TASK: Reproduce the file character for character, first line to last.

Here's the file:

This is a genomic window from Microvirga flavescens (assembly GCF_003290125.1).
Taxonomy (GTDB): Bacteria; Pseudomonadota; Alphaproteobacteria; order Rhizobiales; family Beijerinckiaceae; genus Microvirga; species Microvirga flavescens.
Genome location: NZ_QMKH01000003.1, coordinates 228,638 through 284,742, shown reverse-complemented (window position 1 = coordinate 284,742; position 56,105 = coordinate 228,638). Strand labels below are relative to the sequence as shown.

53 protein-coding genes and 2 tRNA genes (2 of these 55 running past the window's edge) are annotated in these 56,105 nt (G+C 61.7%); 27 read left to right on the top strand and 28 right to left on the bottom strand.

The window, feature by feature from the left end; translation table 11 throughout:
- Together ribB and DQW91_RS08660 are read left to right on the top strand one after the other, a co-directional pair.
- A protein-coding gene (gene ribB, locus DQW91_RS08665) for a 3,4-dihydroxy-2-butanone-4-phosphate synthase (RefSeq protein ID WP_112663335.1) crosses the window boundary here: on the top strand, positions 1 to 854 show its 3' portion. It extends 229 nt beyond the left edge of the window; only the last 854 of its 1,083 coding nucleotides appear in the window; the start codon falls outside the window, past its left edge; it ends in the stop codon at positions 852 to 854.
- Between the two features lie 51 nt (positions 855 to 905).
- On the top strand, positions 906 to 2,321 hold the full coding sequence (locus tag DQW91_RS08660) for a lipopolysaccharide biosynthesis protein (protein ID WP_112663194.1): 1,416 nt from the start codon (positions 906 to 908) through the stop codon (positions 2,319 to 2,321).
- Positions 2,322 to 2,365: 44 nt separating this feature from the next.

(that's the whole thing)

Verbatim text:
This is a genomic window from Microvirga flavescens (assembly GCF_003290125.1).
Taxonomy (GTDB): Bacteria; Pseudomonadota; Alphaproteobacteria; order Rhizobiales; family Beijerinckiaceae; genus Microvirga; species Microvirga flavescens.
Genome location: NZ_QMKH01000003.1, coordinates 228,638 through 284,742, shown reverse-complemented (window position 1 = coordinate 284,742; position 56,105 = coordinate 228,638). Strand labels below are relative to the sequence as shown.

53 protein-coding genes and 2 tRNA genes (2 of these 55 running past the window's edge) are annotated in these 56,105 nt (G+C 61.7%); 27 read left to right on the top strand and 28 right to left on the bottom strand.

The window, feature by feature from the left end; translation table 11 throughout:
- Together ribB and DQW91_RS08660 are read left to right on the top strand one after the other, a co-directional pair.
- A protein-coding gene (gene ribB, locus DQW91_RS08665) for a 3,4-dihydroxy-2-butanone-4-phosphate synthase (RefSeq protein ID WP_112663335.1) crosses the window boundary here: on the top strand, positions 1 to 854 show its 3' portion. It extends 229 nt beyond the left edge of the window; only the last 854 of its 1,083 coding nucleotides appear in the window; the start codon falls outside the window, past its left edge; it ends in the stop codon at positions 852 to 854.
- Between the two features lie 51 nt (positions 855 to 905).
- On the top strand, positions 906 to 2,321 hold the full coding sequence (locus tag DQW91_RS08660) for a lipopolysaccharide biosynthesis protein (protein ID WP_112663194.1): 1,416 nt from the start codon (positions 906 to 908) through the stop codon (positions 2,319 to 2,321).
- Positions 2,322 to 2,365: 44 nt separating this feature from the next.